Op shop funds list of char­i­ties

South Canterbury Herald - - YOUR LOCAL NEWS - ES­THER ASHBY-COVEN­TRY

It has taken three years of to-ing and fro-ing for a church-based op shop in Geral­dine to gain char­i­ta­ble sta­tus.

Rosie’s Re­cy­cled Cloth­ing is run by vol­un­teers who are nearly all as­so­ci­ated with St An­drew’s Church. All prof­its are ear­marked for char­ity.

New re­port­ing stan­dards for char­i­ties came into ef­fect in April 2015, to en­sure ac­count­abil­ity and main­tain the in­tegrity of the char­ity sec­tor.

Shop vol­un­teer and board mem­ber Myra Sev­erin­sen said Rosie’s ap­plied for char­ity sta­tus be­fore the dead­line but only re­ceived ap­proval this year.

‘‘We had to use a solic­i­tor as the forms were the wrong ones and they were sent back.’’

Other prob­lems in­cluded their ob­jec­tives not be­ing spe­cific enough, ac­cord­ing to the Govern­ment’s Char­i­ties Ser­vices, re­sult­ing in the shop hav­ing to re­write its con­sti­tu­tion and set up a board and pub­licly ad­ver­tise its an­nual meet­ings.

The re­sult of be­ing cer­ti­fied as a cor­po­ra­tion means it is now a char­i­ta­ble trust and it is ex­empt from Goods and Ser­vices Tax (GST) but must pro­vide an­nual fi­nan­cial state­ments. With the re­cy­cled cloth­ing sell­ing for $1 to $10 per item, pay­ing tax would be a nightmare, Sev­erin­sen said.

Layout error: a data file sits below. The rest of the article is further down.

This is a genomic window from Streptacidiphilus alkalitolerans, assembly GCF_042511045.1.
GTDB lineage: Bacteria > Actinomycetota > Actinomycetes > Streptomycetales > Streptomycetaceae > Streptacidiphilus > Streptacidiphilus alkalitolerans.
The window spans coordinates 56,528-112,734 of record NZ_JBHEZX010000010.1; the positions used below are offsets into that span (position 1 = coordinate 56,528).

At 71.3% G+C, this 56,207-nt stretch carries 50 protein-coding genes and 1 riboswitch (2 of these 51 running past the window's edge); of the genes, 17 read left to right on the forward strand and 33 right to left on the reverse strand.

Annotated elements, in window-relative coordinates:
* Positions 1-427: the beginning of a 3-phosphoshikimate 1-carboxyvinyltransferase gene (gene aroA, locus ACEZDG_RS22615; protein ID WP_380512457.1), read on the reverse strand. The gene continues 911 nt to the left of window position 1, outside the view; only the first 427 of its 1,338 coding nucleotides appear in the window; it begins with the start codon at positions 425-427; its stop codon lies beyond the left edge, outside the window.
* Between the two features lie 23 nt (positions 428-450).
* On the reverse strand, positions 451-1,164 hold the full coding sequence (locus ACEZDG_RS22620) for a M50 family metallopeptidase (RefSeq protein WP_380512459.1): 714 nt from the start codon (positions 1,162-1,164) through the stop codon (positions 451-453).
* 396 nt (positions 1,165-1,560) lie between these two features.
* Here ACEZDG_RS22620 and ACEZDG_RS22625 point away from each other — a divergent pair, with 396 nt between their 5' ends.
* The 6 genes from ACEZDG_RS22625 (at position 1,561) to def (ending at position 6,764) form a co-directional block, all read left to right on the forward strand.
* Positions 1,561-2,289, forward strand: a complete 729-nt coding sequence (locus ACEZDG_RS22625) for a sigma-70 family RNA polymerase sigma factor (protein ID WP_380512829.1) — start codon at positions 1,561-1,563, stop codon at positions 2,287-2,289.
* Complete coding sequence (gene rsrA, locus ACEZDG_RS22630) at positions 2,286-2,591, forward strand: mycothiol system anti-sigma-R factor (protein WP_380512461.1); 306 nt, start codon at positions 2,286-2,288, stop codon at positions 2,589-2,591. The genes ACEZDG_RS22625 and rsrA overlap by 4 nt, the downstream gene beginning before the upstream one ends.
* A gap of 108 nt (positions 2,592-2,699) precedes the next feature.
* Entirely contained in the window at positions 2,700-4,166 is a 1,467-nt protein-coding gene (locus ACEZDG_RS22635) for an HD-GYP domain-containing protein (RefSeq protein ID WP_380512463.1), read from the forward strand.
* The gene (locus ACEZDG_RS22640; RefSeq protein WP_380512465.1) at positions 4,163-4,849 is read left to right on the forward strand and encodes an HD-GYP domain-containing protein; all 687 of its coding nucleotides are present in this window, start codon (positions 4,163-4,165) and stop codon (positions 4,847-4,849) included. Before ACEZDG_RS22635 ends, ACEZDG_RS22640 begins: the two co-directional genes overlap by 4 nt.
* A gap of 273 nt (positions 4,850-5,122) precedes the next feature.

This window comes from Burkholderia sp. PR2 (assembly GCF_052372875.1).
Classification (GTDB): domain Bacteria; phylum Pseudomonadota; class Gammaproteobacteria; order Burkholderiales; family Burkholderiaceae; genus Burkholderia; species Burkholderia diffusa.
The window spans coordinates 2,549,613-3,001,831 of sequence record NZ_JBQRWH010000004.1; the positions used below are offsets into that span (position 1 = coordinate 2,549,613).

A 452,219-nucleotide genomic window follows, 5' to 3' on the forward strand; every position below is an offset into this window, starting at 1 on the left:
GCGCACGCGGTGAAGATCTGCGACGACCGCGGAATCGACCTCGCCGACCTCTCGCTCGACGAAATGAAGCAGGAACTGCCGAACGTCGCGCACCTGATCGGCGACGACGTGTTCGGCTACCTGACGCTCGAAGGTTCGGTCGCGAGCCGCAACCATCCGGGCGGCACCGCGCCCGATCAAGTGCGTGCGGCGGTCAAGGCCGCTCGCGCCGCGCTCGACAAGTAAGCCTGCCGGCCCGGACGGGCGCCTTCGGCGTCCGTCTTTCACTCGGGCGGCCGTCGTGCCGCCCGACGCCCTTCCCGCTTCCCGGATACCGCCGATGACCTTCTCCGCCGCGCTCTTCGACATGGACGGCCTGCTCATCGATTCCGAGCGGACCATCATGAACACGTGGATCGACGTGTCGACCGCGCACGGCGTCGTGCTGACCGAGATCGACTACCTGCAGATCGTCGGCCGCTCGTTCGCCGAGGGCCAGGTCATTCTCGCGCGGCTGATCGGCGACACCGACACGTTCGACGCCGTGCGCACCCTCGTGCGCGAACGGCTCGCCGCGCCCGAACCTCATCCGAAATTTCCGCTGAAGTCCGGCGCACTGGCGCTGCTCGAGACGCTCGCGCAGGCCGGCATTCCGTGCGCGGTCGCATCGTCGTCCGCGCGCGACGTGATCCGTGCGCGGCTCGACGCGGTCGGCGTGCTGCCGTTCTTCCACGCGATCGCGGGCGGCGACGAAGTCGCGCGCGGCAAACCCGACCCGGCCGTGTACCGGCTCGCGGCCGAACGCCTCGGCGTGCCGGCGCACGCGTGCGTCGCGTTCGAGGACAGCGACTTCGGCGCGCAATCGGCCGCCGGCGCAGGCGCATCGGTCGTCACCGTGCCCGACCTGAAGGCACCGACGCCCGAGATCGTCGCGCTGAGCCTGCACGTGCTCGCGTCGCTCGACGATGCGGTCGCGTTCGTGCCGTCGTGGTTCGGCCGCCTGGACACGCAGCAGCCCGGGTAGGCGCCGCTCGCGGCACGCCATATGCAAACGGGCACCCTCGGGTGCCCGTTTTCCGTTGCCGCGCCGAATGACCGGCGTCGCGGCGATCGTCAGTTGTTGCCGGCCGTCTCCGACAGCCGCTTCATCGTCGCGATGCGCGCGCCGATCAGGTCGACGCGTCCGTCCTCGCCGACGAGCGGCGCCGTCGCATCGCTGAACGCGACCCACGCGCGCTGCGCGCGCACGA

The shop was orig­i­nally es­tab­lished by the Te­muka Bap­tist Church as an out­reach. It closed in the early 2000s and was then used as an out­reach by St An­drews Church in Geral­dine, mor­ph­ing into the op shop.

It raises be­tween $12,000 and $26,000 a year, which is dis­trib­uted about six times a year to var­i­ous non-profit or­gan­i­sa­tions and groups.

So far this year funds have been given to lo­cal youth projects, Child Can­cer, a lo­cal food­bank, teen mums, Or­phans Aide, Kiwi Fam­ily Trust, Hos­pice South Can­ter­bury and lo­cal mis­sions.

The only over­heads for the shop are power and rent.

Vol­un­teers keep emer­gency packs in re­serve to give to vic­tims of house fires or other un­fore­seen in­ci­dents.

There are 45 to 50 vol­un­teers on the ros­ter and they pride them­selves in only sell­ing good qual­ity cloth­ing.

Any items not con­sid­ered up to scratch are sent to Can­cer Care in Christchurch.

If they can­not use them, they are made into weed mats.

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